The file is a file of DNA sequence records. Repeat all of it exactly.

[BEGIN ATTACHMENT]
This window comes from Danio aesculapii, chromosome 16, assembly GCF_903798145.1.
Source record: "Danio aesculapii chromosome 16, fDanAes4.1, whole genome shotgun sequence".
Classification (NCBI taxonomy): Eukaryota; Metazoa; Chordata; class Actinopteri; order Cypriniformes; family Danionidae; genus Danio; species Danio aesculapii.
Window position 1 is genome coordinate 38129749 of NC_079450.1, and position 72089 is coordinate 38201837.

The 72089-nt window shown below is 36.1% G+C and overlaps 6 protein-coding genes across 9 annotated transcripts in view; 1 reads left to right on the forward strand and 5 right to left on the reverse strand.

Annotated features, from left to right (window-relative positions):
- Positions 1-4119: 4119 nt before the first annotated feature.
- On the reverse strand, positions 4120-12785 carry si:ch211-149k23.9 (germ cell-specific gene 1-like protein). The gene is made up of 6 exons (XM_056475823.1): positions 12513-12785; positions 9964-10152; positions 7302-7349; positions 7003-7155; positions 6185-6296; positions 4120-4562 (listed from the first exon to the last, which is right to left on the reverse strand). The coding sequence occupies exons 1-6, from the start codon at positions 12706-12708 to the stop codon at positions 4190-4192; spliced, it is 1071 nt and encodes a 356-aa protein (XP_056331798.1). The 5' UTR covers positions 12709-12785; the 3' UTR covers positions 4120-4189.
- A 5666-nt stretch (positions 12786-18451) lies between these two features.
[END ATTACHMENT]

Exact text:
This window comes from Danio aesculapii, chromosome 16, assembly GCF_903798145.1.
Source record: "Danio aesculapii chromosome 16, fDanAes4.1, whole genome shotgun sequence".
Classification (NCBI taxonomy): Eukaryota; Metazoa; Chordata; class Actinopteri; order Cypriniformes; family Danionidae; genus Danio; species Danio aesculapii.
Window position 1 is genome coordinate 38129749 of NC_079450.1, and position 72089 is coordinate 38201837.

The 72089-nt window shown below is 36.1% G+C and overlaps 6 protein-coding genes across 9 annotated transcripts in view; 1 reads left to right on the forward strand and 5 right to left on the reverse strand.

Annotated features, from left to right (window-relative positions):
- Positions 1-4119: 4119 nt before the first annotated feature.
- On the reverse strand, positions 4120-12785 carry si:ch211-149k23.9 (germ cell-specific gene 1-like protein). The gene is made up of 6 exons (XM_056475823.1): positions 12513-12785; positions 9964-10152; positions 7302-7349; positions 7003-7155; positions 6185-6296; positions 4120-4562 (listed from the first exon to the last, which is right to left on the reverse strand). The coding sequence occupies exons 1-6, from the start codon at positions 12706-12708 to the stop codon at positions 4190-4192; spliced, it is 1071 nt and encodes a 356-aa protein (XP_056331798.1). The 5' UTR covers positions 12709-12785; the 3' UTR covers positions 4120-4189.
- A 5666-nt stretch (positions 12786-18451) lies between these two features.